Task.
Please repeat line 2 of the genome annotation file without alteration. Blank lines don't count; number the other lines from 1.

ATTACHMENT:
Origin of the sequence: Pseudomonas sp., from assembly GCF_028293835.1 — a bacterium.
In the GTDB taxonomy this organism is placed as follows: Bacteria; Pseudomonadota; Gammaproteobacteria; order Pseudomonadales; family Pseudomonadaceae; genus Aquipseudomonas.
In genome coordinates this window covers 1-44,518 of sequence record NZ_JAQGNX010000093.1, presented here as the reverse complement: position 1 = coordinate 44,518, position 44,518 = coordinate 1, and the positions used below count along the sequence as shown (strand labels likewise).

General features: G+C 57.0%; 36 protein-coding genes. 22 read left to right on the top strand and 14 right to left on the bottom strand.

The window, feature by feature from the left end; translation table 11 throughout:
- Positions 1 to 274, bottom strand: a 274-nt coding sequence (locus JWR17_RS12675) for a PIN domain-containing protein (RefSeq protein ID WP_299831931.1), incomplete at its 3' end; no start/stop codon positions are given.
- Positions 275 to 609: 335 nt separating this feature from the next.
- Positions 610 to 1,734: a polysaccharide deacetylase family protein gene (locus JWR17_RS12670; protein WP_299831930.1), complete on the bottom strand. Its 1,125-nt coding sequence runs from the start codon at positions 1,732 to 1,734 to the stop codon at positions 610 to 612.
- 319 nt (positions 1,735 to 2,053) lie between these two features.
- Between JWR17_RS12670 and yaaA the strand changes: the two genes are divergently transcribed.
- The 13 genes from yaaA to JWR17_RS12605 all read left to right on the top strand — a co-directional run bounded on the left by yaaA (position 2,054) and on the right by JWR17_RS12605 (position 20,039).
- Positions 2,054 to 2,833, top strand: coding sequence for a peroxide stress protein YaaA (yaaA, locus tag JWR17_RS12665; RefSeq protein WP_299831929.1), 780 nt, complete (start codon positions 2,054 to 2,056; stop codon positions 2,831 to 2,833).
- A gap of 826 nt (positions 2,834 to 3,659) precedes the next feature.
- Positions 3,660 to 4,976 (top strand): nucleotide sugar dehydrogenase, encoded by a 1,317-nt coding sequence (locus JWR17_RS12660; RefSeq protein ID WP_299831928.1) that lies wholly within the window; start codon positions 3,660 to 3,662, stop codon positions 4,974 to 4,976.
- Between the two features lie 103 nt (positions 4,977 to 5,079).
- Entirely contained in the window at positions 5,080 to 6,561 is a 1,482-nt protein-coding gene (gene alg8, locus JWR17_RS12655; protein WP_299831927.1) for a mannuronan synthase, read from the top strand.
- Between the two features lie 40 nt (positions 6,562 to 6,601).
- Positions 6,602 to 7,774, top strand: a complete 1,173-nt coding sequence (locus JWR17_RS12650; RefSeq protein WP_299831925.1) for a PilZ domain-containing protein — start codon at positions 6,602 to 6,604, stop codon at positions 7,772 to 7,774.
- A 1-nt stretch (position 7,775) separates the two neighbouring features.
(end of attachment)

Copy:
In the GTDB taxonomy this organism is placed as follows: Bacteria; Pseudomonadota; Gammaproteobacteria; order Pseudomonadales; family Pseudomonadaceae; genus Aquipseudomonas.